While it may be a very different engine to what you typically expect, on the road the new F-Type lives up to the expectations you have of a Jaguar sports car. For starters it sounds good, or at least it does when you get the active sports exhaust, part of the higher specification R-Dynamic models we tested.
It may be lacking cylinders compared to the other F-Type’s in the range but the 2.0-litre barks and pops and crackles just like a sports car should. There’s a nice, but subtle, growl from the engine under hard acceleration too.
Does it have the same aural drama as the V6 or V8? No, but it’s enough to make you feel like you’re in something special.
It must be noted though that Jaguar didn’t have the standard model available, so we can’t make a comment on the noise from the regular exhaust system.
In terms of performance, which is the same in the standard car and the R-Dynamic we tested, the 2.0-litre engine has plenty of go. It doesn’t shove you back in your seat like the V8 but once it gets going the F-Type is a properly quick sports car with the 0-100km/h drag race completed in a claimed 5.7 seconds.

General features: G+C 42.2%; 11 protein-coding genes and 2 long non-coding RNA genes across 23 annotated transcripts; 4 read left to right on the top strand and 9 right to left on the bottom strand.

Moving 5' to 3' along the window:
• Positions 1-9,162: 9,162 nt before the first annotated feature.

There’s plenty of mid-range punch thanks to 400Nm of torque which means it feels quick corner to corner.
The lighter weight in the nose also helps it feel more agile and responsive in the corners. Not that the V6 or V8 feel slow, but the four-cylinder has a lighter, more lively character; like a grown-up Mazda MX-5.
The steering weight may be too light for some, and even in the slightly heavier Dynamic settings there’s a lack of feel off-centre that detracts slightly from the driving experience. But it’s only a minor criticism.
Of more concern is the ride quality in the convertible version. Although Jaguar has tried to make it more compliant the extra body strengthening for the soft-top translates to a busier ride that feels like it picks up every bump in the road.
By contrast the coupe feels more comfortable, soaking up the bumps with greater composure.
TMR VERDICT | OVERALL
There are plenty of ways to buy similar grunt for less money, but the even in a varied performance market the four-cylinder F-Type is impressive.
Although it can’t quite match the dramatic accelerative punch and sonorous aural signatures of V6 and V8 versions, the four-cylinder F-Type isn’t short on dynamic thrills and a sportscar sense of occasion.
It still sounds good, and it still goes quickly, which are the two most important things a sports engine has to do. When you wrap it up in the stylish F-Type you have a very appealing sports car, no matter how many cylinders it has.